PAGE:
“As a high school freshman, I stepped into leadership for the first time through BBYO. My passion for grassroots organizing and teen initiative inspired me to run for BBYO’s International Board, and I started in February 2020 as the international treasurer. With this position, I was given the platform to take action on causes I’m passionate about. In early June, I began leading BBYO’s racial justice education efforts. Against a national and increasingly global backdrop of discussions about racial understanding, it felt like people were finally starting to value the importance of sensitivity and inclusion. Being a Jew of Color, this work felt deeply personal.
“Growing up, the fact that I was both Asian and Jewish did not resonate with those around me: On my first day of middle school, my math teacher marked me absent because ‘my name didn’t match my face.’ When I told my gym teacher I would be absent from school for the Jewish high holidays, he chuckled and said, ‘I guess you can never tell these days.’ People tried to connect visual pictures with existing known paradigms, which resulted in misunderstandings and misconceptions of how I identified.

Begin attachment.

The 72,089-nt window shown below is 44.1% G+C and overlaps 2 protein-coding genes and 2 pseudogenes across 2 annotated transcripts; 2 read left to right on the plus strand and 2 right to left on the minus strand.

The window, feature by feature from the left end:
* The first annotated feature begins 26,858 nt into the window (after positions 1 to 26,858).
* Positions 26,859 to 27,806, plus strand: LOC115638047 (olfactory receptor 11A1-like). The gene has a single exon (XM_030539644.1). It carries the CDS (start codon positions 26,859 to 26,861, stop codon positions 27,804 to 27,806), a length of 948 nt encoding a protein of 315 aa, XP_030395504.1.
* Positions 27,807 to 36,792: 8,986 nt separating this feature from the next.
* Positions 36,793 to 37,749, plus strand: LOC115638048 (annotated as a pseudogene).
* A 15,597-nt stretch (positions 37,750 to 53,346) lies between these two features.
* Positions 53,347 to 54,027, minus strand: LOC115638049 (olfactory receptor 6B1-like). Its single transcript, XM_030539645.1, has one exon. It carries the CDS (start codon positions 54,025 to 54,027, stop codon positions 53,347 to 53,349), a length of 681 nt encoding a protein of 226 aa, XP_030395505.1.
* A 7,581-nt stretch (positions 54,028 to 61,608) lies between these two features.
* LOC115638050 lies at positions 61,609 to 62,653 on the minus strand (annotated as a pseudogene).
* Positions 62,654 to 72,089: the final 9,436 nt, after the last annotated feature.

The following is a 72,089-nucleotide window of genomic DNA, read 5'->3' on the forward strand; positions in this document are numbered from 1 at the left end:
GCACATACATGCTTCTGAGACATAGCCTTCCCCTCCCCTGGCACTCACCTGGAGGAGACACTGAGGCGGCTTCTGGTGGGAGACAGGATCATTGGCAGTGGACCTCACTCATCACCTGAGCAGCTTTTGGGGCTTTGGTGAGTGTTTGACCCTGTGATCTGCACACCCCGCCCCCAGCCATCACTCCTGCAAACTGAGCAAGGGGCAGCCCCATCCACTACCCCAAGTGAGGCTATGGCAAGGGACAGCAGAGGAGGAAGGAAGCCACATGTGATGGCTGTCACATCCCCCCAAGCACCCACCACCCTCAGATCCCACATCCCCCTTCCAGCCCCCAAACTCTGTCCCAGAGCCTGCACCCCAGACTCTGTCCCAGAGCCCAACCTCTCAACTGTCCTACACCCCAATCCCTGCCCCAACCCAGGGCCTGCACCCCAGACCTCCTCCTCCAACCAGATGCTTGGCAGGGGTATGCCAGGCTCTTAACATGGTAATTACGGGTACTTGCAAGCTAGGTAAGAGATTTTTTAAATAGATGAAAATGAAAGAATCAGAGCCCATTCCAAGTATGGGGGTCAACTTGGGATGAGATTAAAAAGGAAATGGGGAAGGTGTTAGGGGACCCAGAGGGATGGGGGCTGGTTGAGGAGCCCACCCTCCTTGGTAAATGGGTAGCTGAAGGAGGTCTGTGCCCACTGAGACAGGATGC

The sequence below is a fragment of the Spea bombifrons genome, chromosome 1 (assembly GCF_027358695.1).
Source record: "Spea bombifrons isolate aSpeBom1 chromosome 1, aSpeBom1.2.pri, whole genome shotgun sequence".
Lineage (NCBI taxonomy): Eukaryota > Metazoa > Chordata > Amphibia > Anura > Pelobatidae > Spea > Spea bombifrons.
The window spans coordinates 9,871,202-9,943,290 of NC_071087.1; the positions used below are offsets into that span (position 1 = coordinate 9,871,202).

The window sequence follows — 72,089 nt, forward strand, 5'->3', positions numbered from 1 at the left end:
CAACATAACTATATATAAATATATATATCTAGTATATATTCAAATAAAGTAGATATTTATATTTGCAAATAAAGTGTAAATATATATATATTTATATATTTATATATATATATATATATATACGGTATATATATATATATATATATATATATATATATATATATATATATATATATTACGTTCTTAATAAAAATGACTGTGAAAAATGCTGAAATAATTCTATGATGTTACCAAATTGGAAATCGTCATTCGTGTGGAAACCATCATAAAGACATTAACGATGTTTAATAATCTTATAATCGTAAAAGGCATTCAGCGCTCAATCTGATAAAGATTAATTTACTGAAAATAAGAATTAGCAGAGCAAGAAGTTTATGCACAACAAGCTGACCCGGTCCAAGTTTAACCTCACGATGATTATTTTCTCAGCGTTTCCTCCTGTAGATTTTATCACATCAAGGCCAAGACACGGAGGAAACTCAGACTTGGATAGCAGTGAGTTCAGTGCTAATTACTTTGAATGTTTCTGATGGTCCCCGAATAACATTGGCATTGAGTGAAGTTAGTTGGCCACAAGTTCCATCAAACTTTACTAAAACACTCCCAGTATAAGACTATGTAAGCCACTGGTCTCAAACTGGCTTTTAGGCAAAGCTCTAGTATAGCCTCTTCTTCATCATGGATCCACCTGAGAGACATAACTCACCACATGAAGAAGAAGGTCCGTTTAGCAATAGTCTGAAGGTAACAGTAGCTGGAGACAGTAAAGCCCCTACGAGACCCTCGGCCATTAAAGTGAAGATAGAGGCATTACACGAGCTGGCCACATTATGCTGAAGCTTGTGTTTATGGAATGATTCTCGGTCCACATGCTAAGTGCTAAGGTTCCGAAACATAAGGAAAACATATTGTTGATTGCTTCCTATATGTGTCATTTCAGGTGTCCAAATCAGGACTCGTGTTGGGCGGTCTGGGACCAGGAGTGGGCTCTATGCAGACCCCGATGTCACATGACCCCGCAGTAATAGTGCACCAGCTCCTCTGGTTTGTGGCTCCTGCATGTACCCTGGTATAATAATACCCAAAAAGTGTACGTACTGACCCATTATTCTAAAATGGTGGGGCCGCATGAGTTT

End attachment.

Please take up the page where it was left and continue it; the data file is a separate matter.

“It wasn’t until joining BBYO in 8th grade that I was able to find a community that both acknowledged and celebrated me. Here I could define my complex identity, not through my appearance, but through my actions. Through my leadership, I was able to convince peers and alumni that systemic racism isn’t a political issue, but a human rights issue. I’m proud to have created a comfortable and productive learning space for young adults and have learned so much myself about making tangible steps towards a more inclusive community. Most importantly, this opportunity helped me realize that my experiences were the tip of the iceberg; I had just as much learning to do as everyone else.” — Emma Rosman, Virginia Tech ‘25
Emma Rosman is a 2021 recipient of the Handeli First-Year Student Scholarship from Hillel International. Learn more about Hillel scholarships for Jewish students.